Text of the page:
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Rounding out major new development around Rocketdyne are the proposed Colton Lee Communities. That plan envisions building 189 apartments 1.5 miles from SSFL. The eastern Simi Valley site is on 23 acres of a former horse ranch in Santa Susana Knolls, the Simi neighborhood closest to Rocketdyne.

Positively False

The findings of perchlorate in groundwater slated for Ahmanson Ranch caused concern for government agencies and Boeing alike, and the LARWQCB ordered retests of the well. The news that the well retested without any detection of perchlorate delighted Rocketdyne officials, according to an August 2003 article in the Los Angeles Times. “Based on this conflicting data, our conclusion is there is no perchlorate [in the wells],” a Rocketdyne official told the paper. “We have committed to do a lot more to demonstrate and prove that.”

But the testing protocols, partly developed by Boeing, ignored some of the basic recommendations of the scientists hired by adjacent Calabasas in that city’s lawsuit against the development. “A more precise determination of perchlorate in the aquifer could only be made using an adequately designed and constructed monitoring well using appropriate sampling techniques,” said former Calabasas analyst Matt Hagemman. “Well MW-1 is in no way an adequate monitoring well according to state guidelines.”

Boeing’s new, suddenly sunny analysis didn’t sit well with DTSC’s Ron Baker, the agency’s communications director. “We have high confidence that perchlorate was present in the well,” he said in the same article, referring to the positive reading a year earlier.

To further attack the original finding of perchlorate, Boeing hired a firm, AMEC, to analyze the methods used by Advanced Technology Laboratories (ATL), the lab that had detected the toxin in Ahmanson Ranch groundwater. ATL was subcontracted to do the analysis by American Scientific Laboratory, which was hired by Ventura County in 2002. The AMEC report concluded that the analysis by Advanced Technology Labs was faulty. What surprised some observers is that Boeing approached the LARWQCB and asked the agency to send the report to the lab and ask it to reconsider its conclusions, which the water board did. ATL subsequently changed its report, without giving any explanation, writing that it “acknowledges the possibility of misidentifying the perchlorate peak thus reporting a false positive for the result.”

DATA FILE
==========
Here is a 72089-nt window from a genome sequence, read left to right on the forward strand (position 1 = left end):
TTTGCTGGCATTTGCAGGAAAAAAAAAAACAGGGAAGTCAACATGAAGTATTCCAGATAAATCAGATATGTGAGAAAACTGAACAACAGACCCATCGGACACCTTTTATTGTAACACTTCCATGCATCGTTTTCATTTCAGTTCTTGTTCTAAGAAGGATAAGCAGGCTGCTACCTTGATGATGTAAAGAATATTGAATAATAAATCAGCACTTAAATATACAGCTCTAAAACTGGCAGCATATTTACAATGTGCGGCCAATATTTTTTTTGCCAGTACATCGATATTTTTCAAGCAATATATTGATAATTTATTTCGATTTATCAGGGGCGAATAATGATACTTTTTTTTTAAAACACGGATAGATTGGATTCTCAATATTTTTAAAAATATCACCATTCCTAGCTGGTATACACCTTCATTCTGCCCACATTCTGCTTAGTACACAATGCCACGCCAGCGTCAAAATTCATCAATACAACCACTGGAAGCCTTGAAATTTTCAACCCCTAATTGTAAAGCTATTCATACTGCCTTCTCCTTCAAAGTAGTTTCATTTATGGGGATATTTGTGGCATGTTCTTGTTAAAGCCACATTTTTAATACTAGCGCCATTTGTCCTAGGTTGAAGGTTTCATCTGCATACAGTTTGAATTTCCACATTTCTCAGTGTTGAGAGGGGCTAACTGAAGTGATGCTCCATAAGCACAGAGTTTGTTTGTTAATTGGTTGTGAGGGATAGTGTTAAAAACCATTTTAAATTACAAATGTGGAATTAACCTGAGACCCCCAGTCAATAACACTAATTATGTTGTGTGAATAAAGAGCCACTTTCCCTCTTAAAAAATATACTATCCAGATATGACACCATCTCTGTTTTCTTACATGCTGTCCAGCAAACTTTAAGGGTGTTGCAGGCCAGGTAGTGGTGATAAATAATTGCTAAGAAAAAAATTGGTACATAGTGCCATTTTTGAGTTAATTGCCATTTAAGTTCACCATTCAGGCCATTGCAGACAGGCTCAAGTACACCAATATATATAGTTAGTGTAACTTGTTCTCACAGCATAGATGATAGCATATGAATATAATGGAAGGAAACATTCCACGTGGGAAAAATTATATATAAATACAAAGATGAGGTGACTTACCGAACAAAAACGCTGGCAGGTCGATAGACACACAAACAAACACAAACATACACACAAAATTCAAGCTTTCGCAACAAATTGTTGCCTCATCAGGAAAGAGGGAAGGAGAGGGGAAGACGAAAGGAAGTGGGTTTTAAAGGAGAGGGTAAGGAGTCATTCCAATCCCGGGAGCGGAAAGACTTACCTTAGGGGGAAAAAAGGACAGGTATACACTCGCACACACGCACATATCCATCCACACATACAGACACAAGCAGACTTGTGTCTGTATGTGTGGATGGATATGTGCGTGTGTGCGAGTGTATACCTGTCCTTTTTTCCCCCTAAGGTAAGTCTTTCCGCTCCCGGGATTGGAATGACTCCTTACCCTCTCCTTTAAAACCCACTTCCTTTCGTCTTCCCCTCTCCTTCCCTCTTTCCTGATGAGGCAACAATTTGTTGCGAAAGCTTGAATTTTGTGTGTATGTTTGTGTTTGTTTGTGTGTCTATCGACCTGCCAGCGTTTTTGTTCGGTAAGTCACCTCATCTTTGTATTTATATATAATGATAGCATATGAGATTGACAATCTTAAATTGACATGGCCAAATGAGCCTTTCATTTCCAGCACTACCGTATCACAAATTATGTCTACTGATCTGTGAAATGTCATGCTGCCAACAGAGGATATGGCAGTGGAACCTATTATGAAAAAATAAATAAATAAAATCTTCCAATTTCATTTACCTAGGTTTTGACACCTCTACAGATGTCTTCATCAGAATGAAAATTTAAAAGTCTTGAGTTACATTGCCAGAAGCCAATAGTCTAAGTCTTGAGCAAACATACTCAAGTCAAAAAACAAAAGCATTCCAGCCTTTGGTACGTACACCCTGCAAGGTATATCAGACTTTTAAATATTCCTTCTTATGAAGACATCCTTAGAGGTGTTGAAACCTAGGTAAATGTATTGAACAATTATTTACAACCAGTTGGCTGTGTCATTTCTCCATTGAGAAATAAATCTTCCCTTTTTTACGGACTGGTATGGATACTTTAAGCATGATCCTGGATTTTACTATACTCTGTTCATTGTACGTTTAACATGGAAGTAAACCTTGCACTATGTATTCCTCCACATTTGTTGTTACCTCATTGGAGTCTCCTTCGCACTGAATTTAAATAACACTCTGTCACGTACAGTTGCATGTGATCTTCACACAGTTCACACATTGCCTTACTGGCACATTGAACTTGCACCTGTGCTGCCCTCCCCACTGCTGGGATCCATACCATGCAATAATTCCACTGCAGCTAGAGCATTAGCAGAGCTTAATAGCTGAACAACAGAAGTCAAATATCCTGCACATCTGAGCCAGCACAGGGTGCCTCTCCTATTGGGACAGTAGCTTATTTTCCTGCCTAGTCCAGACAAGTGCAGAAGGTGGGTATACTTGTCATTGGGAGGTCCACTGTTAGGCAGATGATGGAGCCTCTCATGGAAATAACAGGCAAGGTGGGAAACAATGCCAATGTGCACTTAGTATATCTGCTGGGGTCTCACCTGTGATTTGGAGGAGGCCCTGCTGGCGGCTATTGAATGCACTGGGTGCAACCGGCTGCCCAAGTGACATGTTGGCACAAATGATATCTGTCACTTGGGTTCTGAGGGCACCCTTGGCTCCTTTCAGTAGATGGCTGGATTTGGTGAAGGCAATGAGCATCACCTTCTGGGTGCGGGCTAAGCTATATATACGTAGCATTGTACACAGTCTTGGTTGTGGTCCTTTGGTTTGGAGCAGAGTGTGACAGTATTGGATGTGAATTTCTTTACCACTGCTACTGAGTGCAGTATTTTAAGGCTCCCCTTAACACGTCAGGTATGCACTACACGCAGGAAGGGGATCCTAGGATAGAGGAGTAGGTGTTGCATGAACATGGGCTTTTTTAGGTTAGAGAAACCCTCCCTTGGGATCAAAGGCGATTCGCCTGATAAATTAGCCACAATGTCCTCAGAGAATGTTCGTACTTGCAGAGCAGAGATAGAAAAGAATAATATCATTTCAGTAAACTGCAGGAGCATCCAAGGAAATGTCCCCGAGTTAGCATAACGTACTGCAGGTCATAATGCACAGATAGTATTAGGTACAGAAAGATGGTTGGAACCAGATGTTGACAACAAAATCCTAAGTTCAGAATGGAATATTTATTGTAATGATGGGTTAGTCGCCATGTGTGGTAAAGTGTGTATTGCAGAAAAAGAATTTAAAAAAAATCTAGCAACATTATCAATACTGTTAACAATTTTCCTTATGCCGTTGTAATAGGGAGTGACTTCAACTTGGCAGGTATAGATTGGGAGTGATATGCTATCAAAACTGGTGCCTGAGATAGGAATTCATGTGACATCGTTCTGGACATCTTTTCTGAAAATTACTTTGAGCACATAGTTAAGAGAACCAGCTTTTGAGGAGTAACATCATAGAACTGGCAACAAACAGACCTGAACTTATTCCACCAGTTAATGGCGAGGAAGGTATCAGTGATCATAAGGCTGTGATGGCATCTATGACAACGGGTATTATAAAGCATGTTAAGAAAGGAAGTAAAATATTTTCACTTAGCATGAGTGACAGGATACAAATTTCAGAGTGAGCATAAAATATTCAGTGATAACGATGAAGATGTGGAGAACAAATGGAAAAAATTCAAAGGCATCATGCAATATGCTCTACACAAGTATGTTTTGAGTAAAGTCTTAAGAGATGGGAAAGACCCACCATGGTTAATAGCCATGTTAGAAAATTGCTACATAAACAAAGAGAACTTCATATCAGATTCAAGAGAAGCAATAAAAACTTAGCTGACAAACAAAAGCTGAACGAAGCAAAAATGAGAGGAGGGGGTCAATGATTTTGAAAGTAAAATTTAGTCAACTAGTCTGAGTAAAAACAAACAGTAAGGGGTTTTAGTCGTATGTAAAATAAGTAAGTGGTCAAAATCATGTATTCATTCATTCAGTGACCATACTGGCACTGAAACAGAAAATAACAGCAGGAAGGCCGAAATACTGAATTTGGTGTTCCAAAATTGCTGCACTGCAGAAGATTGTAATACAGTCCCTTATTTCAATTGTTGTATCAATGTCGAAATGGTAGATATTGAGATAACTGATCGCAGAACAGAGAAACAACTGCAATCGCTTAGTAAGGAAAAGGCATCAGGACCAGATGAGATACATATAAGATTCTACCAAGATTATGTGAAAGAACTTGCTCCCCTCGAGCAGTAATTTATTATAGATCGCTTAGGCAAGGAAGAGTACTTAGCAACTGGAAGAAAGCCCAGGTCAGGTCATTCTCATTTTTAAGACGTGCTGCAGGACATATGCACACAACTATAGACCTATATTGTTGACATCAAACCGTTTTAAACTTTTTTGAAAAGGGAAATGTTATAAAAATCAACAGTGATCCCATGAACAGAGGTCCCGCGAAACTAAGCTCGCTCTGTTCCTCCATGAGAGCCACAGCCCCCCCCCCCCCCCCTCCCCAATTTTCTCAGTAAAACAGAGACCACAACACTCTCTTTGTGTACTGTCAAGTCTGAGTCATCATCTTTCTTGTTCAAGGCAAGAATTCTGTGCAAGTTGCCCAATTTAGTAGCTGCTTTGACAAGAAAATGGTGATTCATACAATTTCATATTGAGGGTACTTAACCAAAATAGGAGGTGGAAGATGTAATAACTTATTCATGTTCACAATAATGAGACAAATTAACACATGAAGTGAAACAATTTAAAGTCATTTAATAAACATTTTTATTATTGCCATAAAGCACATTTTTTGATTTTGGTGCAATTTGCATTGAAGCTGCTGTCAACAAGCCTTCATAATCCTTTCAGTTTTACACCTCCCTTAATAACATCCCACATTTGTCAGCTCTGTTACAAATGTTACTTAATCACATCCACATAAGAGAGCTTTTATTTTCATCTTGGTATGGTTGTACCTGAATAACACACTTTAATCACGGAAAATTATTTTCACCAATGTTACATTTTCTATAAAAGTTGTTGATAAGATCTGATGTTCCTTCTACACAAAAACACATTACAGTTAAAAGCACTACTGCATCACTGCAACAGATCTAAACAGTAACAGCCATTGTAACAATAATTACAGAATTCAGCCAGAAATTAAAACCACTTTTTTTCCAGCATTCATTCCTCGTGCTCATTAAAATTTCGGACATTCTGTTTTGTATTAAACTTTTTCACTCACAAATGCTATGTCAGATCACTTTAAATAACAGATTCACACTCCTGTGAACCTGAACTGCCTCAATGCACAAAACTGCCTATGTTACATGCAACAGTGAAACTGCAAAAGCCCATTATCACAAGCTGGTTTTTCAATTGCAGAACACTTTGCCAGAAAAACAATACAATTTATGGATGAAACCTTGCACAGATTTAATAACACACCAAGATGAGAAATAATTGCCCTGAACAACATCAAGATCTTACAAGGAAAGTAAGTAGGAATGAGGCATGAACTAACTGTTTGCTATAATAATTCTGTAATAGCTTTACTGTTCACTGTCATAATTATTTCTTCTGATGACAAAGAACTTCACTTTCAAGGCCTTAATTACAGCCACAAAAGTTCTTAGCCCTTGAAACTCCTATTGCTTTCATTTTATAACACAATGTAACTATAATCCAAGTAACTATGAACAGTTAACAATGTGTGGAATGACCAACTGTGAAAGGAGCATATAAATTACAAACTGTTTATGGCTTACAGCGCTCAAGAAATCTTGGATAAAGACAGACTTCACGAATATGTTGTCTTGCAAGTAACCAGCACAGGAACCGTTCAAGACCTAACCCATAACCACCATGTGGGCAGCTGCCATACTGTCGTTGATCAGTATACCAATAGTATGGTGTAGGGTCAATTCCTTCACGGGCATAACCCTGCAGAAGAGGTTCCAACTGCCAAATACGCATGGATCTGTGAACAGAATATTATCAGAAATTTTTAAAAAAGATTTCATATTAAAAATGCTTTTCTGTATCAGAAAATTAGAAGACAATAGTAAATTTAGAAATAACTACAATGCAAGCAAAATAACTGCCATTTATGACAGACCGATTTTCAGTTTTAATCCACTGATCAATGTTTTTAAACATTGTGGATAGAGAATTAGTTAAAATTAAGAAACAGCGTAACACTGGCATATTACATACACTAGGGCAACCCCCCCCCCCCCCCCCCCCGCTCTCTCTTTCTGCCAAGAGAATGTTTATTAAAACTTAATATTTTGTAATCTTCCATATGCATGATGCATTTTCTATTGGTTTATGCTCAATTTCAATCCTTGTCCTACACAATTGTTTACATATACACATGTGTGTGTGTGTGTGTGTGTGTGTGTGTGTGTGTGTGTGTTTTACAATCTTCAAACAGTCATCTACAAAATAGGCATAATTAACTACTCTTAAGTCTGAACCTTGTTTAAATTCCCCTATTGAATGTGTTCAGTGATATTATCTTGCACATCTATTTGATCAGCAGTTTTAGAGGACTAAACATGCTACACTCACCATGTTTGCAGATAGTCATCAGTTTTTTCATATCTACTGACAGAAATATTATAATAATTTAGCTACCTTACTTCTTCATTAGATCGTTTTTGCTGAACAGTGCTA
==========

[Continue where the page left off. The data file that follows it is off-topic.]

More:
Supervisor Parks questioned the propriety of the LARWQCB’s actions and asked how it serves the public interest to seemingly take the side of the company. “It is of concern that the Boeing Company would take the step of hiring a laboratory (AMEC) to dispute the finding of perchlorate on a piece of property Boeing doesn’t even own,” wrote Parks in a March 8 letter to the Board. “While Boeing’s move to discredit American Scientific Laboratory’s findings may be in the best interest of Boeing, I question the Regional Board taking Boeing’s AMEC study to the American Scientific Laboratory for review and asking them to reconsider their previous detect, suggesting ‘if … you determine the perchlorate was a false positive, then please issue a revised laboratory report.’”